to give you some brief information on the state of this town and mission. In my last, I mentioned that the Cholera had broken out, and that a few cases had been reported. Since that period, however, that dreadful pestilence has been increasing, and has now been raging with great virulence, especially in the Jewish and Turkish quarters of the town. The appearance of this once commercial and populous place is now wretched and gloomy in the extreme. The opinion given out by medical men, that Cholera is contagious, or infectious, has spread a universal panic, and has tended to increase the misery and wretchedness tenfold. Franks, Greeks, Jews, Turks, and Armenians have all taken the alarm, and thousands of them have fled to the neighbouring villages, or to the Greek Islands. Almost all the shops are closed, and there are whole streets in which the houses are deserted. In our neighbourhood, in which several cases of Cholera occurred, the most complete silence reigns, nearly all our neighbours, rich and poor, have fled.” Many of my Jewish acquaintances, many to whom I have preached the glorious gospel of Christ, have been swept away. Awful and melancholy beyond description is the state of this wretched town at present! Happy they ! and they only, who can say of the Almighty, * He is my refuge and my fortress; in Him will I trust; surely He will deliver me from the snare of the fowler, and from the noisome pestilence.'

Though completely exhausted, suffering as I have been for a long time, from an intermittent nervous fever, and though strongly recommended by physicians and friends to go into the country for change of air, which is the only remedy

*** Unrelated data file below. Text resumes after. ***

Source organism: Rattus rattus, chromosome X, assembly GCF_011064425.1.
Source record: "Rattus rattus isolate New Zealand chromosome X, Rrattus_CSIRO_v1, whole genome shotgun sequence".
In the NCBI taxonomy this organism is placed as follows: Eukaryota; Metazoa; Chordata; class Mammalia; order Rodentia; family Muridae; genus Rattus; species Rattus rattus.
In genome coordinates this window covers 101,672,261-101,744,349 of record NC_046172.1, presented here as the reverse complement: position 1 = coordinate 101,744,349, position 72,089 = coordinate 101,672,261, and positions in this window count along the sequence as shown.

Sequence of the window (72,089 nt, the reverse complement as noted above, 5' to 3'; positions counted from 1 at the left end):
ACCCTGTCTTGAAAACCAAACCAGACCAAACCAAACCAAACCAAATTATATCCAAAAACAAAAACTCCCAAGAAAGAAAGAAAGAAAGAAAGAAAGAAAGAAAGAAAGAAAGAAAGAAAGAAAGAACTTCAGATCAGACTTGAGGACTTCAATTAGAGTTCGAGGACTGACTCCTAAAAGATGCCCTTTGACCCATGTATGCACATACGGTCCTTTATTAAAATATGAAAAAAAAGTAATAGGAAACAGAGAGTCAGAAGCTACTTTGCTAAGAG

likely to do me good, I have hitherto resisted all their entreaties, and determined with God's help and grace, to remain at my post. I have not the heart to leave my poor Jews in the very

midst of anguish, distress, and disease, no not even for a week. I continue to receive daily visits from many of them, and especially from those who encouraged, and to a small extent assisted by me with pecuniary means, have devoted themselves to attend upon the sick during this dreadful visitation. And I may add, that no brotherhood, or sisterhood, either of Greek, Orthodox, or Roman Catholics have ever displayed more humanity, more devotedness, or more courage than my devoted band of Jews. I have even been obliged to call on some of them to attend on a poor Greek woman, who had been most inhumanly and cowardly abandoned by all her friends and neighbours, and they, when no Greek could be found who had sufficient humanity or moral courage to enter the room where the poor woman was suffering, bravely went in at my request, and assisted and considerably relieved her sufferings during the whole night, till the following morning, when persons were sent to transport her to the Greek Hospital

Many and warm are the thanks and gratitude which the Jews who call upon me express, because I have remained near them in this calamity; they say that thousands of hearts and voices are lifted up to heaven, invoking the Lord's blessing and protection on me and mine.